You can kick the can down the road, but when Kim Jong Un announces, as he did last Sunday, that "we have reached the final stage in preparations to test-launch an intercontinental ballistic rocket," you are reaching the end of that road.
Since the early 1990s, we have offered every kind of inducement to get North Korea to give up its nuclear program. All failed miserably. Pyongyang managed to extort money, food, oil and commercial nuclear reactors in exchange.
But it was all a swindle. North Korea was never going to give up its nukes because it sees them as the ultimate guarantee of regime survival.
The North Koreans believe that nukes confer inviolability. Saddam Hussein was invaded and deposed before he could acquire them. Kim won't let that happen to him. That's why Thae Yong Ho, a recent high-level defector, insisted that "As long as Kim Jong Un is in power, North Korea will never give up its nuclear weapons, even if it's offered $1 trillion or $10 trillion in rewards."
Meanwhile, they have advanced. They've already exploded a handful of nuclear bombs. And they've twice successfully launched satellites, which means they have the ICBM essentials. If they can miniaturize their weapons to fit on top of the rocket and control re-entry, they'll be able to push a button in Pyongyang and wipe out an American city.
What to do? The options are stark:
1) Pre-emptive attack on its missile launching facilities. Doable but reckless. It is the option most likely to trigger an actual war. The North Koreans enjoy both conventional superiority and proximity: a vast army poised at the Demilitarized Zone only 30 miles from Seoul. Americans are not going to fight another land war in Asia.
2) Shoot down the test ICBM, as advocated by The Wall Street Journal. Assuming we can. Democrats have done their best to abort or slow down anti-missile defenses since Ronald Reagan proposed them in the early 1980s. Even so, we should be able to intercept a single, relatively primitive ICBM of the sort North Korea might be capable of. Though such a shoot-down would occur nowhere near North Korean soil, it could still very well provoke a military response. Which is why the new administration should issue a clear warning that if such a test missile is launched, we will bring it down. Barack Obama is gone. Such a red line could be a powerful deterrent.
3) Return tactical U.S. nuclear weapons to South Korea. They were withdrawn in 1991 by George H.W. Bush in the waning days of the Cold War. Gorbachev's Soviet Union responded in kind. A good idea in general, but not on the Korean Peninsula. Pyongyang had railed constantly against their presence, but they did act as a deterrent to any contemplated North Korean aggression. Which might make them a useful bargaining chip.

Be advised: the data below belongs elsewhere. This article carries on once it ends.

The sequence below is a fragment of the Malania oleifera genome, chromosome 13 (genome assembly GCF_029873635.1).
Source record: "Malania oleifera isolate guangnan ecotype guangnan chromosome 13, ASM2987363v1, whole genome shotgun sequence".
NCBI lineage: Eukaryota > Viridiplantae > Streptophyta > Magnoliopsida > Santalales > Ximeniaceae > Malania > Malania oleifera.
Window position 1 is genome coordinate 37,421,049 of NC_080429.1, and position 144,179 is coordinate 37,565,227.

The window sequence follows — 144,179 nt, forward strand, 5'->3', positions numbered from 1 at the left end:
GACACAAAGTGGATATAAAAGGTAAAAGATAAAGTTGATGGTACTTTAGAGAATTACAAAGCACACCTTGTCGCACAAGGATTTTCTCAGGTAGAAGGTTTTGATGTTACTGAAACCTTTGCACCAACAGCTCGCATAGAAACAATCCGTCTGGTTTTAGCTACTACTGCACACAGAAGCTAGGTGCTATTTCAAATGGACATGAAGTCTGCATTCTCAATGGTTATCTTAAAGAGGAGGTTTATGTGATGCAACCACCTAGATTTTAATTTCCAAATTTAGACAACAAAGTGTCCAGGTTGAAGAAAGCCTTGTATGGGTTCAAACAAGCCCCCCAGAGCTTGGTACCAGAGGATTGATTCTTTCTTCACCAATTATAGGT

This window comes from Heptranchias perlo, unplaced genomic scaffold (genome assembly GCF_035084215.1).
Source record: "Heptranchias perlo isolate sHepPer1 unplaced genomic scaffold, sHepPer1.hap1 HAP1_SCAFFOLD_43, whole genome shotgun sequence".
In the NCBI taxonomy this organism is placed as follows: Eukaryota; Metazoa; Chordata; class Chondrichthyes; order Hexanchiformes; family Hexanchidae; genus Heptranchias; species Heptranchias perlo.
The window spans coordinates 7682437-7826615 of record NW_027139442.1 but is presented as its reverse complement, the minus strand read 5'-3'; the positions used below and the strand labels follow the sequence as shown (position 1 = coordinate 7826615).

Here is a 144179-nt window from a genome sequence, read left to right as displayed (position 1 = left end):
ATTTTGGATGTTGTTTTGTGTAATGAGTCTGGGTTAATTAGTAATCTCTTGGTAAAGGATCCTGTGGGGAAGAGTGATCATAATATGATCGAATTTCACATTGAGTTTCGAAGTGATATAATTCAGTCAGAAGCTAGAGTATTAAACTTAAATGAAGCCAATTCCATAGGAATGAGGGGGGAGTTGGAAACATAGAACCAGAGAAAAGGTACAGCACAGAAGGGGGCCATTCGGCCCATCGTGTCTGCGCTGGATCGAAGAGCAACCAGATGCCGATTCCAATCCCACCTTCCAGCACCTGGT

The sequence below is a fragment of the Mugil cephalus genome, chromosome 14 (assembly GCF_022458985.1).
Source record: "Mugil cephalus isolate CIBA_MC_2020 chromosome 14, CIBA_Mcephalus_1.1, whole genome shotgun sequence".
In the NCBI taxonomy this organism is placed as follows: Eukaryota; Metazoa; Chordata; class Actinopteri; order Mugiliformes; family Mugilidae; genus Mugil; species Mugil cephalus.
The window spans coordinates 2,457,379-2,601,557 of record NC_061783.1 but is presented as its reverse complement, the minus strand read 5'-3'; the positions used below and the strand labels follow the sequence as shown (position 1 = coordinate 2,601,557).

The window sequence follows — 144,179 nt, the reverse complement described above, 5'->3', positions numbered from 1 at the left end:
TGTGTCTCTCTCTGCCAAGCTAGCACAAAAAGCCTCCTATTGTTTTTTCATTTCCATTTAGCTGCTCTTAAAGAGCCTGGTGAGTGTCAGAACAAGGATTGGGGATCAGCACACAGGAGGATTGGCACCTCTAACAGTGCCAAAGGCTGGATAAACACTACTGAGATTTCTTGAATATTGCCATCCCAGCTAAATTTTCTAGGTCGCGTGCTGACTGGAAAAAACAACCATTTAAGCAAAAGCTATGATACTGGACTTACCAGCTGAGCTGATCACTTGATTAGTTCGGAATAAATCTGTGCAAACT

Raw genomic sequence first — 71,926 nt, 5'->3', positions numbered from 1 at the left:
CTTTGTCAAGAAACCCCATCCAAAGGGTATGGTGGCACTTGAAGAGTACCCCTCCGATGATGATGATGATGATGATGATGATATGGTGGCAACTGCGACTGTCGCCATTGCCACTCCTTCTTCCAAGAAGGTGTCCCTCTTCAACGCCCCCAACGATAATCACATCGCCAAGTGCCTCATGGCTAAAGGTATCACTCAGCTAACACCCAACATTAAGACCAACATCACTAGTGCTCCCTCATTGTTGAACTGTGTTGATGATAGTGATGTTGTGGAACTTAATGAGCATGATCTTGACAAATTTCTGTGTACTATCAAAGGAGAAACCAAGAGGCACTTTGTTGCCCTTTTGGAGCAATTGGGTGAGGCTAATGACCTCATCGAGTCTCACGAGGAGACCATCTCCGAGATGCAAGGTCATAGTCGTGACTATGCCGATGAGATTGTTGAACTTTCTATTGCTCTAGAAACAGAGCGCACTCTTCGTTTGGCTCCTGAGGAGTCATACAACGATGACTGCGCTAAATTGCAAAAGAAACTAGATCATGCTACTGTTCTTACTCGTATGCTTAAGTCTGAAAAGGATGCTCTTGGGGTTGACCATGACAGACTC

4) Economic leverage on China, upon which Pyongyang depends for its survival. Donald Trump seems to suggest using trade to pressure China to get North Korea to desist. The problem is that China has shown no evidence of being willing to yield a priceless strategic asset — a wholly dependent client state that acts as a permanent thorn and distraction to U.S. power in the Pacific Rim — because of mere economic pressure.
5) Strategic leverage on China. We've been begging China for decades to halt the North Korean nuclear program. Beijing plays along with sanctions and offers occasional expressions of dismay. Nothing more. There's one way guaranteed to get its attention. Declare that we would no longer oppose Japan acquiring a nuclear deterrent.
This is a radical step that goes against our general policy of nonproliferation. But the point is to halt proliferation to the infinitely more dangerous regime in North Korea.
China is the key. The Chinese have many nightmares, none worse than a nuclear-armed Japan.
The principal strategic challenge facing the United States is the rise of revisionist powers — Russia, China and Iran — striving to expel American influence from their regions. In comparison, the Korean problem is minor, an idiosyncratic relic of the Cold War.
North Korea should be a strategic afterthought, like Cuba. And it would be if not for its nukes.
That's a big if. A wholly unpredictable, highly erratic and often irrational regime is acquiring the capacity to destroy an American city by missile. That's an urgent problem.
North Korea may be just an unexploded ordnance of a long-concluded Cold War. But we cannot keep assuming it will never go off.
Charles Krauthammer is a Pulitzer Prize-winning syndicated columnist, published weekly in more than 400 newspapers worldwide. From 2001 to 2006, he served on the president's Council on Bioethics. He is author of The New York Times best-seller "Things That Matter: Three Decades of Passions, Pastimes and Politics." For more of Charles Krauthammer's reports, Go Here Now.